Office 107 South 11th Street.
LINCOLN, - - NEBRASKA.
Agents for M. K. & Trust Co. Houses built
on ten years' time. Debt cancelled in case of
death. A nything to trade let us know of it .
Dry Goods, Notions,
Boots, Shoes, Hats,
Opposite Post Office.
EXPOSITION DHIIirc HALL,
xi2i N Street.
LINCOLN, - - . NEBRASKA.
S. J. OIDEXjXj, ProD'r
Mr. Odell has newly repaired, refitted and
steam-heated his Dining Hall, and Is able
to give better accommodations than any
dining hall inJLlncoln. Visitors to the city
will find this a very convenient place to stop.
MEALS 25 CENTS.
"Dehorn Tour Calves"
The only SURE LIQIDD
ifiHUK,MiK. Makes no
,eore. Heat, cold or flies
'do not affect it. Five dol
lars for any bottle that
tails if U6ed as directed
on the . bottle. Price by
mail postpaib 60 Cts.
Send Ftainp for H Raff's
New Free Book "Horns
and Spavins," Address,
II. II. IIAAFF, Chicago, Illinois.
ELKHORN VALLEY HERD OF FANCY PO
1 LAND CHINA and
Small Yorks hire
Swine. AjSO Plv
mouth Rock Poultry
.v- w 'a aiy eiocK is or tne
rai(be8t that money
iWJf.1sW6n-vW could buy. Many
One premium show anim als in my herd.
Write for catalogue. U H. SUTER, Prop.
flmal Nellgh, Nebraska
CIGARS FOR ALLIANCES.
The product of organized, working Cigrr
makers. Buy from us and you will get rock
bottom factory prices. 300 cigars consisting
of 12 district brands, ranging in price from
$12 to tW per thousand, forwarded upon re
ceipt of 15.00. Remit by P. O. or ExprfM
Money Order, Registered Letter, Bank Check
or Draft. For agencies, terms. &c, address
W. E. KRUM 4 CO, Cor. 9th and Douglas sta,
m39 Reading, Pa.
PA Y RETAIL, PRICES
BUY AT -WHOLESALE
EAT, WEAR OR USE.
WE HAVE NO 'A6ENT&
Write for fall Catalogue BentrRKB.
H. R. EAGLE & CO.,
F&rm:rs9 Whclsssb Scpply Hcuset
63 WABASH AVE., CHICAGO.
f 25 Million Nursery
Grown Forest Tree
' No agents. Deal direct wit tfcu.men. Pave
oommission middle-men. Send for price list.
Also GENERAL NURSERY' Stock.
ROBERT W. FURNAS,
6m8l Brownrllle, Nebraska.
W D. NICHOLS
GENERAL DEALER IN
Have some Fine Bargains in Improved
Lota For Sale in Every Addition in the City.
OFFICE, 505 COURT ST. TELE. 83. mt
Ilyninulic-, Jelling, Kevolvinic. Artlnt,
PUiiioml lro"iH tii Tools l'.tisii. Hutlvn,
Wind Milln, I 'mi . I. r.llf.VMOIM-aifl, l.t"V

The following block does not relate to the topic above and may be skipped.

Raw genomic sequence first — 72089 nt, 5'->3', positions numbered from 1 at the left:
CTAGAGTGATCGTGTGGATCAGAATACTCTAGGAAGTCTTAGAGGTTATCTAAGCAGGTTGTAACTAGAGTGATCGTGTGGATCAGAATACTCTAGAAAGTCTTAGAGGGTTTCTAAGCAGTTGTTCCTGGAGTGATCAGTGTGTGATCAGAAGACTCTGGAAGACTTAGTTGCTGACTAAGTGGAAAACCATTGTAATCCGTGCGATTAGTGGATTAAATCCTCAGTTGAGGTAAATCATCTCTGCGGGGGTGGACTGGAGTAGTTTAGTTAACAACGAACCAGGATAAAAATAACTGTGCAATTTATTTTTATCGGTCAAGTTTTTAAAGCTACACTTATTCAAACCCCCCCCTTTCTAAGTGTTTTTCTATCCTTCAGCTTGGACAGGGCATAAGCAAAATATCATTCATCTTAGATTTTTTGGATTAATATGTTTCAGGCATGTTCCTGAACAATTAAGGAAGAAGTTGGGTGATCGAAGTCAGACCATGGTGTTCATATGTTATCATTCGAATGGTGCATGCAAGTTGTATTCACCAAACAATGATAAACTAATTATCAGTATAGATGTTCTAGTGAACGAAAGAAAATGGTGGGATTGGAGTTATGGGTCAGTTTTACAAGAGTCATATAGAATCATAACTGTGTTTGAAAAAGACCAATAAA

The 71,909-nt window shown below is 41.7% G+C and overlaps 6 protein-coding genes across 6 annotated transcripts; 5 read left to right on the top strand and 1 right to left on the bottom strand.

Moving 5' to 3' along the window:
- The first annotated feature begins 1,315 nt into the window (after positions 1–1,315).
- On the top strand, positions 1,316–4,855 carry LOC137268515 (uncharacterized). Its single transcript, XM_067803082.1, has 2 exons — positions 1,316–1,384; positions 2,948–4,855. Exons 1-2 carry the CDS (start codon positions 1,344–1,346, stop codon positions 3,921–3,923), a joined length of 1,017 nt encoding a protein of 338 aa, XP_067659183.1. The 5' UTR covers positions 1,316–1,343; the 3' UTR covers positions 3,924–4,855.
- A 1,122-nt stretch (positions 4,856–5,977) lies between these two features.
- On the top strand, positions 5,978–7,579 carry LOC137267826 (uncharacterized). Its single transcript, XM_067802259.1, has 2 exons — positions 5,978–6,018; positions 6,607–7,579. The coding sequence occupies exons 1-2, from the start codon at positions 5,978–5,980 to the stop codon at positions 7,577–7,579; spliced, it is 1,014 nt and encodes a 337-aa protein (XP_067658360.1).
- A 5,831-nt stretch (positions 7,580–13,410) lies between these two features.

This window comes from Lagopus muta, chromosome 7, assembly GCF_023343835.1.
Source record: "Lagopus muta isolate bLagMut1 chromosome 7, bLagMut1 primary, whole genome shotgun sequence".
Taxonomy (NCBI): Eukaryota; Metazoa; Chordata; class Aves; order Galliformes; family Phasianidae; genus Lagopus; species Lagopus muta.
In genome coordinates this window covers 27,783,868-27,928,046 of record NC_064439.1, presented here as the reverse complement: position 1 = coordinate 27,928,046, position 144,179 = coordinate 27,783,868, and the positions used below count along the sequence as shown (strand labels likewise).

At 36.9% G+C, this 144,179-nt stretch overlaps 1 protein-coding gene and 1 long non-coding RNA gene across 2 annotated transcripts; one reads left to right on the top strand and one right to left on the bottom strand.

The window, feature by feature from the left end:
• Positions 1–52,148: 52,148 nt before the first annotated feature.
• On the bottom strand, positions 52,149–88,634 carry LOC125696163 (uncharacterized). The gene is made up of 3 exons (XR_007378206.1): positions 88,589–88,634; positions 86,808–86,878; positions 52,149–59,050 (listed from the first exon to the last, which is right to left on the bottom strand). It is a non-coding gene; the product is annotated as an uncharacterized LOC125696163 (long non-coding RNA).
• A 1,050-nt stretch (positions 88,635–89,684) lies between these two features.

rligravlUK. thrill Mral., ilrmii-
iiMkn qnaiitT wi:iniim,x.
Ararrhan nrii nuns
a arnra. III.
11 & 11 .anl
t., I Mr.., IIL
ll 1.1 :im SI..
GEO. A BELL.
C. W. MCCOY.
T. C. SHELLY.
S. F. McCOY.
Bel, SMy & McCoy
(Successors to Bell & Co.)
Live Sloct Commission
Boom 39 Exchange Building. Cnnh Adra.no
references ask youh hank.
Union Stock Yards, South Omaiia,
CHA'S HEIDBART, Proprietor.
610 EAST COtntT STREET, N. E. OJT
MARBLE AND GRANITE MONUMENTS,
. HEAD-STONES. TABLETS, VAULTS,
SARCOPHAGI. & CEMETERY
-WORK OF ALL KINDS. -Otf
Branch Yards. Brown vllle and Rock Port, Mo.
ARTISTIC : PORTRAITS.
J. THORP & Co.,
Rubber Stamps, Seals,
Stencils, Badges and
'.-f ' very Description. Established M
s. iith St.. LINCOLN, NEi.
AND INSTITUTE OF rEJiMAXSIUP,
Shorthand, and Typewriting?, ta the beot and larratt
College In the Went. 6UU Students in attendance Wt
year. Students prepared for kunlncss In from 9 to
months. Experienced faculty. Personal Instruction.
Beautiful illustrated cttalotrue, college Journal, and
specimens of penmanship, sent free by addrviudnK
UIXIBRllXiE ft ROOSK. Lincoln. Neb.
Eleventh St. Rmggisls
Dealers in Drugs, Medicines, Toilet Arti
cles and Druggists' Sundries. All kinds of
Paints, Oils and Colors.
PURE DRUGS. LOW
237 SOUTH 11th STREET, LINCOLN, NEB.
Two doors north of The Fanners' A lllance.
REAL ESTATE LOANS
On farms In eastern Nebraska and improved
property in Lincoln for a term of years.
Lowest Current Kates.
K. E & T. W. MOORE,
Corner 11th & O Streets. Lincoln.
Refurnished & Refitted.
FIRST CLASS TABLE.
Popular Rates. $1.50 awl
$2. 00 per day. NO BAR.
H. o. stoll,
iWimnrrWT 6hJro Rnd E(.
Hog-s. Satisfaction guaranteed in all cacs.
P. O. Address, BEATUICE, NEB.
T,Ai T iT ,T2TVID n
Automatic Wind-MIU J!
par vImii Uak ii fall ; into rear vhta
vsur lowari is taut, cheap, umpi,
dortbl and muut. Send for dtcr:
tin emlaa, iddras, p. C. TALLER DAY,
Poplar Grove. 111.
im mi n
x n at frTA rv
f- ' .'j'tr'VV; BREEDER Ot
V VlJ'iifCS The Most Improve
L.,V4M Tii 'VWhltc. Small York.
i rtT tl